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November 23, 2012
A year after Hosni Mubarak’s fall, new round of protests in Egypt: Tear gas filled the streets and 15 were injured in protests after President Mohammed Morsi issued a decree yesterday greatly expanding his own power. The decree shields any of the president’s decisions from legal challenge until a new parliament is elected; protects the Islamist-dominated assembly, which is in the process of crafting a new constitution for the country, from being dissolved; and calls for retrials of Hosni Mubarak and other members of the old guard. 18 liberal and Christain members of the aforementioned assembly recently withdrew from the process, claiming that their input wasn’t being addressed; Morsi’s claims that his decree will only be in effect until the new constitution is drafted. Both pro- and anti-Morsi protesters clashed in Egyptian streets today, numbering in the thousands. source    (Photo credit: Reuters)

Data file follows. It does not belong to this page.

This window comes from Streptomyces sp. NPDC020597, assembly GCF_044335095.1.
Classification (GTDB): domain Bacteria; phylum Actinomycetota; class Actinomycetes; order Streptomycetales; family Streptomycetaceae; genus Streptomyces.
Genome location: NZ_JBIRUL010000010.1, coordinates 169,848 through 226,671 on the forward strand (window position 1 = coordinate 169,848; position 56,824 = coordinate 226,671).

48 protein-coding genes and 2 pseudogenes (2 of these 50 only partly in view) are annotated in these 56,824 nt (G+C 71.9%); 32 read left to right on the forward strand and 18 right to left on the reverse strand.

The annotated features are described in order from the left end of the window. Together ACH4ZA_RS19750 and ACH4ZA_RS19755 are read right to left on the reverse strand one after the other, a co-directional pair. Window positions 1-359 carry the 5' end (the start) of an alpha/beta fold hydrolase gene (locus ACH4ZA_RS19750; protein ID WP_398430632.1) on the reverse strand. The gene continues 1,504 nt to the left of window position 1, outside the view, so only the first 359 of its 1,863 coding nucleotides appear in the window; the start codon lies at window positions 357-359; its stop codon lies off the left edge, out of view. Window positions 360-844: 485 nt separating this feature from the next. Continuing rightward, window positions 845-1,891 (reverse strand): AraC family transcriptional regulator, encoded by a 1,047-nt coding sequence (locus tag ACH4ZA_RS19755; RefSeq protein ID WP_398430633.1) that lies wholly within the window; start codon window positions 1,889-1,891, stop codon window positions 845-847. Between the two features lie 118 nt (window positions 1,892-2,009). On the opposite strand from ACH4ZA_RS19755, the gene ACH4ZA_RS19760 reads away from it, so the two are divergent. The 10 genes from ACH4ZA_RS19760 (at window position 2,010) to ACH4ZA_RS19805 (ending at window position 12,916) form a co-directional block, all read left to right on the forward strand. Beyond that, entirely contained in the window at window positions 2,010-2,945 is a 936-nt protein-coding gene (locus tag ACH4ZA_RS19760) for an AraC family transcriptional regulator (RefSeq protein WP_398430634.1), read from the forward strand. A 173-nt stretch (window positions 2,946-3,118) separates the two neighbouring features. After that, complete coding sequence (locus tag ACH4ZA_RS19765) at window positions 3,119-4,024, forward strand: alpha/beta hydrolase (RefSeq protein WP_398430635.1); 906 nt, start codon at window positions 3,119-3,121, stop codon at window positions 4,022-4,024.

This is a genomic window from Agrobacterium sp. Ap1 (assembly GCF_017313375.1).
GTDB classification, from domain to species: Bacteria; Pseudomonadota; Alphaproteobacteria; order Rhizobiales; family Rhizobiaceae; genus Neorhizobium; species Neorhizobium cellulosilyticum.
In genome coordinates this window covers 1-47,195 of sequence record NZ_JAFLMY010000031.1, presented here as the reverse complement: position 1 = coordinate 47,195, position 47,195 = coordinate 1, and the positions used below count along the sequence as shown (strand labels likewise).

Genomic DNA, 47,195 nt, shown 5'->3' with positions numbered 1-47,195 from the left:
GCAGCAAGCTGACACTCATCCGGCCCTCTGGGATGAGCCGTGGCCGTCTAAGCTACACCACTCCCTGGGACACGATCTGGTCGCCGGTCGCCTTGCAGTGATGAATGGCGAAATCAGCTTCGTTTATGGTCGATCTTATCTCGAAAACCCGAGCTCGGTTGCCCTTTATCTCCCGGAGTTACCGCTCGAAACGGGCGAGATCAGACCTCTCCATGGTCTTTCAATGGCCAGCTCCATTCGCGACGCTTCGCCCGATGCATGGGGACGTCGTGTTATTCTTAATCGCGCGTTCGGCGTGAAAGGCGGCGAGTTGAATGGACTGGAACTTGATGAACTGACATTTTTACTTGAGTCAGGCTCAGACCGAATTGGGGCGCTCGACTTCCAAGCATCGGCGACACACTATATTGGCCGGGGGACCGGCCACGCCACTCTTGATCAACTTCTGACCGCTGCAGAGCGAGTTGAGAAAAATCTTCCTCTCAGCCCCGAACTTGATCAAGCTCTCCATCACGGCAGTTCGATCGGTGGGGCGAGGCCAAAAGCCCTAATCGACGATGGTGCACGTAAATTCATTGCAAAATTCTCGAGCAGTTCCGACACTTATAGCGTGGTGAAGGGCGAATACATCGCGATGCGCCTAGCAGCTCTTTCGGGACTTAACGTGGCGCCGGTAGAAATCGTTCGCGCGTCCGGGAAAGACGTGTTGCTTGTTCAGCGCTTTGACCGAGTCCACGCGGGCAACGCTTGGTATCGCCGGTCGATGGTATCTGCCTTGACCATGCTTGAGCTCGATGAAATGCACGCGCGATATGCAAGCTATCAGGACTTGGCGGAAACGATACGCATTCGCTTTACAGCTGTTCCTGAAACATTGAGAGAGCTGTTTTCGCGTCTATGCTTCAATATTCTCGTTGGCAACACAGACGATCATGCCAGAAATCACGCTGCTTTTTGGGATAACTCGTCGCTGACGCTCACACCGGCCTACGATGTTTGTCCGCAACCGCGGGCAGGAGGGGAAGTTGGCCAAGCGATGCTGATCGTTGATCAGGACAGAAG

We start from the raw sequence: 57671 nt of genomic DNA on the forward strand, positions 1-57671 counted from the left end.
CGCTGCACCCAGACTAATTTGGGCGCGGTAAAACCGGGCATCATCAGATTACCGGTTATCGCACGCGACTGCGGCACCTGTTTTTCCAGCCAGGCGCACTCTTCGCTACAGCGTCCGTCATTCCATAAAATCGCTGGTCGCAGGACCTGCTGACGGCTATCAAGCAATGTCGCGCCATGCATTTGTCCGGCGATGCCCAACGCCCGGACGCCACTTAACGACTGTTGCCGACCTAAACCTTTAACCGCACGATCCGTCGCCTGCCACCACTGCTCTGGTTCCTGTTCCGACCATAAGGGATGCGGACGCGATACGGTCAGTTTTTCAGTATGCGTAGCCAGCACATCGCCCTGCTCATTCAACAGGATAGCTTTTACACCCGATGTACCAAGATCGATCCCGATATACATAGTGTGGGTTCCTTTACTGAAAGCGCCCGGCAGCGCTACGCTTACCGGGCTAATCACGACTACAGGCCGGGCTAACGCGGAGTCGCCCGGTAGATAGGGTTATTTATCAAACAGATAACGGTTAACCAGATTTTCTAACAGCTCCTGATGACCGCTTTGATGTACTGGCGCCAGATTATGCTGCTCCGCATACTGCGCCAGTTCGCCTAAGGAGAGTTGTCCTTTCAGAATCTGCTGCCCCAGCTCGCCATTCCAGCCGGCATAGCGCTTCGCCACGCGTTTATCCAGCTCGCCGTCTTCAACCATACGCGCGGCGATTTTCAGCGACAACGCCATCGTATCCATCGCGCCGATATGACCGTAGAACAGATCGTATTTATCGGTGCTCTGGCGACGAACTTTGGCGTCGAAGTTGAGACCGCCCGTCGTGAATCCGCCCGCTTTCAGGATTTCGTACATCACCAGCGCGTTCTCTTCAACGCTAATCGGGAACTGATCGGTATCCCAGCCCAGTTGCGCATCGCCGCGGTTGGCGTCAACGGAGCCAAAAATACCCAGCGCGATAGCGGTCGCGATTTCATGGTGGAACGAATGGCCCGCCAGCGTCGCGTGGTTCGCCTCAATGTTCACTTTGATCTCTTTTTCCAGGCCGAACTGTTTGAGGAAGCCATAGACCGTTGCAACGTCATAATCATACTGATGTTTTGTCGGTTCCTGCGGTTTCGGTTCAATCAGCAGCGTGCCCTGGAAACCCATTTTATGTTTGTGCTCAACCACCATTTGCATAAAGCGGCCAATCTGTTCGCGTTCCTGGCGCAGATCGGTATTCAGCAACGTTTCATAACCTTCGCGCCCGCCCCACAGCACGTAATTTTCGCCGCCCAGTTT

15:18 // 1 year ago
January 29, 2011
President Mubarak … I advise you to depart from Egypt … There is no other solution to this problem but for Mubarak to go.
Influential Arab cleric Yusuf al-Qaradawi • Claiming that Egyptian President Hosni Mubarak is ”blind, deaf and dumb” to criticisms about his leadership. Al-Qaradawi, a Sunni Muslim cleric who holds dual nationalities in Egypt and Qatar, says Mubarak should follow in the footsteps of Ben Ali in Tunisia: ”There is no staying longer, Mubarak, I advise you (to learn) the lesson of Zine El Abidine Ben Ali,” he said. While he supports the protesters, he says that they “must come through peaceful means” that don’t attack state institutions. The cleric, by the way, is seen as controversial in much of the world for his sometimes-radical views, and while he’s famous in the Middle East, the U.S. and Britain refuse to grant him visas to enter their countries. source (via • follow)
12:19 // 3 years ago